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Bonnie Wright as Ginny Weasley and Daniel Radcliffe as Harry Potter in Warner Bros. fantasy adventure "Harry Potter and the Half-Blood Prince."

Courtesy of Warner Bros. Enterta/© 2009 Warner Bros. Ent, Harry Potter Publishing Rights J.K.R

3 out of 4 stars

Country
USA
Language
English

Harry Potter and the Half-Blood Prince

Directed by David Yates Written by Steve Kloves Starring Daniel Radcliffe, Michael Gambon and Jim Broadbent Classification: PG

As we've been saying every year or so for the past decade, Harry's back. Even more than the James Bond series, the Potter movies are a modern movie institution, distinct from most current cinematic trends but never going below a high standard of state-of-the-art execution. Sticking closely enough to J.K. Rowling's fictional vision to satisfy her readers, the Potter movies maintain a characteristic blend of quaint humour, CGI-created fantasy and richly Dickensian characters against the background of an extended coming-of-age story.

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The experienced team behind the Harry Potter movie series is comfortably in the groove with the sixth film, which plays down the fantastic elements and introduces contrasting playful teenaged romance and a new tone of adult gloominess with the death of a major character. Director David Yates, who made the fifth film, returns, joining screenwriter Steve Kloves, who wrote the first four Potter films. They are aided by two-time Oscar-nominated cinematographer Bruno Delbonnel ( Amélie, A Very Long Engagement), who adds a more intense metallic flair to the Potter visual palette. Collectively, they manage to blend a succession of narrative and mood shifts from ominous foreboding to humorous romantic growing pains to flat-out gothic horror over a 2 1/2-hour running time. Like all the movies in the series, Harry Potter and the Half-Blood Prince has an occasionally enervating sequential quality, though the filmmakers eventually build to a decisive Lord of the Rings-style climax.

As the years roll by, the acting is constantly improving from the younger stars - Daniel Radcliffe as Harry, Rupert Grint as Ron Weasley and especially Emma Watson's piquant performance as Hermione Granger. As usual, the performances of the Hogwarts faculty - Michael Gambon, Alan Rickman, Robbie Coltrane and Maggie Smith - are first-rate, coming from a couple of gifted generations of British theatrical stars who make these over-the-top characters gravely credible.

There has been more than the usual pent-up tension among the Potter cult for this film. It was pushed back from its original release date last Christmas when Warner Bros. was still earning revenue from The Dark Knight. Harry Potter and the Half-Blood Prince is a transitional movie that builds toward the series showdown, Harry Potter and the Deathly Hallows, which has been split into two movies, to be released in 2010 and 2011.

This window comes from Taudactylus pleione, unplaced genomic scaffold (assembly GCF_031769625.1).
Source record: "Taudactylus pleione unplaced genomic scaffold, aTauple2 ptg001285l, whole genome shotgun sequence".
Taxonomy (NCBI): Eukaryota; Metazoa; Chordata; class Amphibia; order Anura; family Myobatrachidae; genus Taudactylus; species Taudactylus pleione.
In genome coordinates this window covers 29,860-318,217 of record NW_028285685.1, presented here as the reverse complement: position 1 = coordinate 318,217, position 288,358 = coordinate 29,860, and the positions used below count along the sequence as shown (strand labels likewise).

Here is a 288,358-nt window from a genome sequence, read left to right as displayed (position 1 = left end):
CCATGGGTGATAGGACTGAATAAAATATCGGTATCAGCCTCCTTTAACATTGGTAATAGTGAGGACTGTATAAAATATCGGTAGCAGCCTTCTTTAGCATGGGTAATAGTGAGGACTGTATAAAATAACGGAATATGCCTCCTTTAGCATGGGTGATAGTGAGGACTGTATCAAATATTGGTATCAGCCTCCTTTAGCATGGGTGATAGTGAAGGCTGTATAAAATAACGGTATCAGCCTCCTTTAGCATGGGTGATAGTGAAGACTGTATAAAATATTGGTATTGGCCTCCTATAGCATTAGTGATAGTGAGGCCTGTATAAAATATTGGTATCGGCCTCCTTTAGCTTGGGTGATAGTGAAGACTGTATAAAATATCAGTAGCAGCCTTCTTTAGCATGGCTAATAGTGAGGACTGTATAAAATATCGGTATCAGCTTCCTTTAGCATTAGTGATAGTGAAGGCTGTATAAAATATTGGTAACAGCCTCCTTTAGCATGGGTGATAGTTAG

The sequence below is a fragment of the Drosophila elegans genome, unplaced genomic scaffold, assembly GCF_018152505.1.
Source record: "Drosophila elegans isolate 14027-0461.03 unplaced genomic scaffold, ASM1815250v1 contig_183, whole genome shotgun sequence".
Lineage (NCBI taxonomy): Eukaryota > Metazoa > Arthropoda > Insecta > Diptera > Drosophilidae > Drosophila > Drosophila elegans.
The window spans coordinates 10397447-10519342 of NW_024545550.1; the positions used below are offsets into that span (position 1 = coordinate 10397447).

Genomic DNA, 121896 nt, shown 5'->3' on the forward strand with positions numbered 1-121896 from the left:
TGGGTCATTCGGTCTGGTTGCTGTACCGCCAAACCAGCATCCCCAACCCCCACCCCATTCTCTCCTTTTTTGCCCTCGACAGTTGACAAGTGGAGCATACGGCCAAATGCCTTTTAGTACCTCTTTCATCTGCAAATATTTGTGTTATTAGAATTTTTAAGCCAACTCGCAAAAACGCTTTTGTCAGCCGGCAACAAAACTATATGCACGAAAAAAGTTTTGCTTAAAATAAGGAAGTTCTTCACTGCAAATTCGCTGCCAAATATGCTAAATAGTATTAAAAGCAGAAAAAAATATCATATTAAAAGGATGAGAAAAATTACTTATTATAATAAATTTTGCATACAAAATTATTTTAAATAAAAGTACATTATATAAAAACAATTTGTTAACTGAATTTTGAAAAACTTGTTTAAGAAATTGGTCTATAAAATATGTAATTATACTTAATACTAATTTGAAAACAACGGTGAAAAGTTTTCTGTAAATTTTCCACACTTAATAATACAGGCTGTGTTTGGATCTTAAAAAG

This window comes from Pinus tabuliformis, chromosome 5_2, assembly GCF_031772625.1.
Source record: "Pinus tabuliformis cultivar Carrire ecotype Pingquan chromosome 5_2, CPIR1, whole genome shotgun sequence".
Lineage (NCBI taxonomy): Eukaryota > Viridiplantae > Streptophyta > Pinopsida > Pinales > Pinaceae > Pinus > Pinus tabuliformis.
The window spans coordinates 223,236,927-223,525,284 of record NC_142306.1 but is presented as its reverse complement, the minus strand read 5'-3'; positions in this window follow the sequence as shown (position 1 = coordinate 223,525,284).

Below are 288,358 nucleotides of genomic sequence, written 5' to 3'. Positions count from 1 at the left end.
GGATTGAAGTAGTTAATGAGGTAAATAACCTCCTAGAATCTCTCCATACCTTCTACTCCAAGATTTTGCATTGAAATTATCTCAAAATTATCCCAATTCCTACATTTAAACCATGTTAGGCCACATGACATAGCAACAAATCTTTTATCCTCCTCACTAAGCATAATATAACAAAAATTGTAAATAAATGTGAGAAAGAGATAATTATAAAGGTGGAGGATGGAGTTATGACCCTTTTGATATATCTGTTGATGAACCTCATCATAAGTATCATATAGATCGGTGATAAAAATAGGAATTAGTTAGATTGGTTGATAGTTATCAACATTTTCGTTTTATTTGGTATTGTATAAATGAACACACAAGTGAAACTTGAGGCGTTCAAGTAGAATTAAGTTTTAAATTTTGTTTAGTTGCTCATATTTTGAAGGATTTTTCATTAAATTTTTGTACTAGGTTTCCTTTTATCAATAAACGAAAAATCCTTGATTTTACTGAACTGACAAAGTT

Life in Hogwarts is the usual mix of school rivalries and supernatural threats. The evil Lord Voldemort (who only appears in his adult form very briefly in a montage) is on the rise. His agents, the Death Eaters, invisible but leaving inky trails across the London sky, are attacking, destroying Hogwarts students' homes and mangling the Millennium pedestrian bridge over the Thames. Harry's rival, Draco Malfoy (Tom Felton), has been designated to commit an evil task in preparation for Voldemort's return, and the ambiguous Severus Snape (Rickman) pushed by the evil sorceress Bellatrix Lestrange (Helena Bonham Carter) has vowed to protect the boy. One of the ancillary pleasures of the Harry Potter movies is that you can always sit back and savour the nuances of Rickman's mordantly deliberate delivery.

Harry, now about 17 but looking as short and boyishly bespectacled as usual, is about to pick up a waitress from a local café when Professor Dumbledore (Gambon) spirits him away on a special mission. They must recruit Professor Horace Slughorn (Jim Broadbent as an antsy, vain pedant) to come work for Hogwarts. Slughorn, a weak character with a shady past, has certain key memories of Voldemort's days at school, which Harry must help recover.

Because the kids are in their late teens now, there's an explosion of romantic entanglements. Harry has a crush on Ron's tomboyish sister, Ginny (Bonnie Wright). Hermione still carries her inexplicable torch for Ron and watches with increasing exasperation as he is swept away by the simpering Lavender Brown (Jessie Cave). Being teenagers, the kids experiment freely with mind-altering substances; Harry finds an old potion textbook with useful notes in the margin from its previous owner, the "half-blood prince" of the film's title. Hermione gives Ron a supernatural boost during an excitingly shot Quidditch match.

The movie's climax takes Harry Potter into territory that is much more like epic horror than most of what the series has seen before. There is more obvious religious symbolism and apocalyptic violence as Harry emerges into his role as "the chosen one." Yates is scheduled to return for the final two instalments and his climax here seems designed to set up the grander battle of good and evil for the final films. Think of Harry Potter and the Half-Blood Prince then as the last glimpse of innocence lost.

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